To develop a separate category of food constituents of this type (substances with desirable effects on health that are different from effects attributable to the physiologic functions of essential nutrients), specific criteria must be established to identify those to be included. Establishing appropriate criteria for assessing the validity of health claims for a category of food constituents that will include a variety of unrelated substances with different types of effects, many of which apply to only segments of the population, will be more complex than establishing criteria for assessing the validity of claims for essentiality of food constituents. The latter criteria apply uniformly to all substances proposed for inclusion and can be measured objectively. Assessing the effects of food constituents on health or in preventing disease involves a greater element of judgment and is more subjective than evaluating the essentiality of nutrients. Thus, claims for such effects must be evaluated especially critically.
In establishing criteria for assessing claims for desirable health benefits, consideration must be given to the need for subcategories of substances having different effects. Susceptibility to chronic and degenerative diseases is highly variable and may be influenced by many factors, including genetic differences among individuals or between populations, lifestyle, and diet-genetic interactions that can influence expression of genetic traits. Among questions that require answers are, Does the effect result from alteration of a basic mechanism that prevents a disease from developing or is it due to modulation of the disease process? Does the benefit apply to the entire population or only to individuals at risk? This has been a source of controversy in relation to dietary recommendations for reducing the risk of developing heart disease (34). The effects of dietary constituents on immunocompetence should be analyzed in a similar manner: Are they of general significance or of consequence only if the immune system is impaired? When is stimulation of the immune system beneficial and when might it have adverse effects?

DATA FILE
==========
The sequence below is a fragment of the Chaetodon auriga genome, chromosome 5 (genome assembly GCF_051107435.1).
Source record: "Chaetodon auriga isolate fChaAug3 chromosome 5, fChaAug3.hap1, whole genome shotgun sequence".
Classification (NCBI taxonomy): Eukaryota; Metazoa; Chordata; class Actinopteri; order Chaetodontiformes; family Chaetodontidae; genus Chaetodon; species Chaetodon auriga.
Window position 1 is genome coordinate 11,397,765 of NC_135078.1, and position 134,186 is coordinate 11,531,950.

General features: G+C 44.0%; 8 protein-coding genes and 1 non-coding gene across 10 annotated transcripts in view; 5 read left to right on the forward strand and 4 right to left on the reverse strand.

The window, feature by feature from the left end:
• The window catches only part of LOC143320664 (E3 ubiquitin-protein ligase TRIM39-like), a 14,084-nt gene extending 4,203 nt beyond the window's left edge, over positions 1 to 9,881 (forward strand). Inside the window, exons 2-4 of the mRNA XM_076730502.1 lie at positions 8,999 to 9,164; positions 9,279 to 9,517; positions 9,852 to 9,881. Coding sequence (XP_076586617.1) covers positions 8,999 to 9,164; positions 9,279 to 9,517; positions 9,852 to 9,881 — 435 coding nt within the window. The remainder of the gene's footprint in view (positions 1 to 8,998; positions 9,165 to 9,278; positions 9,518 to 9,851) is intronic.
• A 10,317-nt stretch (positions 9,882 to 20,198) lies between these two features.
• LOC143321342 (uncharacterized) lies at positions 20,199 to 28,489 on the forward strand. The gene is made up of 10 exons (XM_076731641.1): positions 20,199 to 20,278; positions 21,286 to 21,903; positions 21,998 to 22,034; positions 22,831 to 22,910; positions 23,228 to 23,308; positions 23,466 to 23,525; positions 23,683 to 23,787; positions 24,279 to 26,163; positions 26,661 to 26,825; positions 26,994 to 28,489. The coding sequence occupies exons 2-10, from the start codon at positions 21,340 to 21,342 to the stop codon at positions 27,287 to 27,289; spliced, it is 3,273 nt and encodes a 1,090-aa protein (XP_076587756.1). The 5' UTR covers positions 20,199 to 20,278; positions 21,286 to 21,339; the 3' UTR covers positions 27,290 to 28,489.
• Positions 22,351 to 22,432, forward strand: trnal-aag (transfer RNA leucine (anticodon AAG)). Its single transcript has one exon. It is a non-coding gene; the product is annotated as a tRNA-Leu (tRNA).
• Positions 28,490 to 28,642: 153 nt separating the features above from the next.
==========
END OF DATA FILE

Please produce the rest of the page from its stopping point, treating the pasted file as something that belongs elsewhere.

An immense number of plant constituents with anticarcinogenic actions are currently under investigation. These constituents differ in both their effects on cells and the stage of tumor development at which they act, and some have both adverse and beneficial effects (35). A number of subcategories would seem to be needed for which specific criteria will be required.
Pharmacologic Effects of Nutrients. Nutrients that function in large doses as drugs fall logically into a separate category of pharmacologic agents ( 36). Nicotinic acid in large doses is used to lower serum cholesterol. This represents use of a nutrient as a drug (see Chapter23). The effect is unrelated to its function as a vitamin required for oxidation of energy-yielding nutrients and can be achieved only by quantities that far exceed nutritional requirements or usual dietary amounts. Use of tryptophan as a sleep inducer (37) and of continuous intravenous infusions of magnesium in the treatment of preeclampsia or myocardial infarction fall into this category (38). Essential nutrients that fit this pattern are functioning as pharmacologic agents not as nutritional supplements, as are substances, such as aspirin or quinine, originally isolated from plants, that are used as medicines.
With the current state of knowledge, it is undoubtedly premature to try to resolve definitively the problems encountered in classifying food constituents that have desirable effects on health or have been implicated in disease prevention. Such actions are not related to the physiologic functions of essential nutrients. Nonetheless, even though solutions proposed at this stage must be considered tentative, an orderly resolution of questions relating to health effects of food constituents that do not fit current nutritional concepts must be started. The confusion that would be created by accommodating them through modifying the criteria for essentiality or conditional essentiality is to be avoided at all costs. They should be considered within the context of dietary guidelines for health, not as part of the scientifically based RDIs.